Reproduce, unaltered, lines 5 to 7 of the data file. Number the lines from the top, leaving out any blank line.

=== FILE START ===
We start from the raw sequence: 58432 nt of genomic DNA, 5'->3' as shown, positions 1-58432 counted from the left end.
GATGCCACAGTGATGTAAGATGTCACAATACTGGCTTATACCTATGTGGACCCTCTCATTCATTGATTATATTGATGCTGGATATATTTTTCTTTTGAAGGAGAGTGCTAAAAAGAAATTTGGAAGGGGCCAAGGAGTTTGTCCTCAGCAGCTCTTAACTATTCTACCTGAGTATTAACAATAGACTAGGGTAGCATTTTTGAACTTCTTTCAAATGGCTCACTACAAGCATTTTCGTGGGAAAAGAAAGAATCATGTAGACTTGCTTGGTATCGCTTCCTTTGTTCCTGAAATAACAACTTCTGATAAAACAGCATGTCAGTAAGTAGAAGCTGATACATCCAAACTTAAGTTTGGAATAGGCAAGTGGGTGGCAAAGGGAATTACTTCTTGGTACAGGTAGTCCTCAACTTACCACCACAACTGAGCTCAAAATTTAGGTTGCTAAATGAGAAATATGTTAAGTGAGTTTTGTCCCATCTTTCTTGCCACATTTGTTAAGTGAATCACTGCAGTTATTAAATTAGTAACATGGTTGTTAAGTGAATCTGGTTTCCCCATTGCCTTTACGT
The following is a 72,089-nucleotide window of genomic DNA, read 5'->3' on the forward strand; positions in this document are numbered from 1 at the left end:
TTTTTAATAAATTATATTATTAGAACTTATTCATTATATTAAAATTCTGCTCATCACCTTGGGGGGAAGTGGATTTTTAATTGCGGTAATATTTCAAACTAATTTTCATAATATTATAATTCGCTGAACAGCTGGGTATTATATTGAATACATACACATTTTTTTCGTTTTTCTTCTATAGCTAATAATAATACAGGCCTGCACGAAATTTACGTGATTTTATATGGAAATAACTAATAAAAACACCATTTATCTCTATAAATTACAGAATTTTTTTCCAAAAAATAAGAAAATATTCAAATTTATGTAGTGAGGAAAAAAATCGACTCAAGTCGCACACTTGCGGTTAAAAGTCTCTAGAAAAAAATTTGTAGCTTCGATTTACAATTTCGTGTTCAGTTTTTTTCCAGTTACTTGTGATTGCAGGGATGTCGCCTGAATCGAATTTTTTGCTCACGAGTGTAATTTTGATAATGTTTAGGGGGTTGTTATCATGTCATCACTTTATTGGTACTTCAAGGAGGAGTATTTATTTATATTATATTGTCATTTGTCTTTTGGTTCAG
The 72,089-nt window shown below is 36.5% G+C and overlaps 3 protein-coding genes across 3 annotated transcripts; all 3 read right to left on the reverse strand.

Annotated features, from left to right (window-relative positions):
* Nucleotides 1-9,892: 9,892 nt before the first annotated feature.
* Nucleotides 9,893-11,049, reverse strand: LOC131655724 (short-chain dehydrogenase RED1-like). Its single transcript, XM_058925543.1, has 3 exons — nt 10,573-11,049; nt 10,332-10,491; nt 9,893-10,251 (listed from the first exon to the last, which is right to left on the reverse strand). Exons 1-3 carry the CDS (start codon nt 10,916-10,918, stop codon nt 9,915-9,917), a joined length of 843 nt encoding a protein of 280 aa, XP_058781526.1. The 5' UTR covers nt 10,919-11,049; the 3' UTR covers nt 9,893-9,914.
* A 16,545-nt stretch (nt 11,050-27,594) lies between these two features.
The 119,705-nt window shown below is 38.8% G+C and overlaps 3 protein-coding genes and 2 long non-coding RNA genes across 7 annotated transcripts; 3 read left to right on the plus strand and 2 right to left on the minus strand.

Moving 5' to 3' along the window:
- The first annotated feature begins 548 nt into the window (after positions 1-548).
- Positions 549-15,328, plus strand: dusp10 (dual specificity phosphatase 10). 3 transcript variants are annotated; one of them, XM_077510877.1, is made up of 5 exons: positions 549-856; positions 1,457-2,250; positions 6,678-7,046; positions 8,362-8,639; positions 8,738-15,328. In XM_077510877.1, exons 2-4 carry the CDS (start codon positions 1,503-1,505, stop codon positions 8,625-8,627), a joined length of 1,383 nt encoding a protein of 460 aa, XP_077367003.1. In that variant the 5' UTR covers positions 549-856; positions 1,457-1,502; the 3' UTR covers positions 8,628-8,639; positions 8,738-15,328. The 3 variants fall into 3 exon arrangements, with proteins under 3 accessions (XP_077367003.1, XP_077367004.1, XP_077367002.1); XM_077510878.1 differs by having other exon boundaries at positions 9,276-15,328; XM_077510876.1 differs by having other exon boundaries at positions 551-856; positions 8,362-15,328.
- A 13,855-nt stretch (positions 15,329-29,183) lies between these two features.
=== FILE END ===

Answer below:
The 72,089-nt window shown below is 36.5% G+C and overlaps 3 protein-coding genes across 3 annotated transcripts; all 3 read right to left on the reverse strand.

Annotated features, from left to right (window-relative positions):
* Nucleotides 1-9,892: 9,892 nt before the first annotated feature.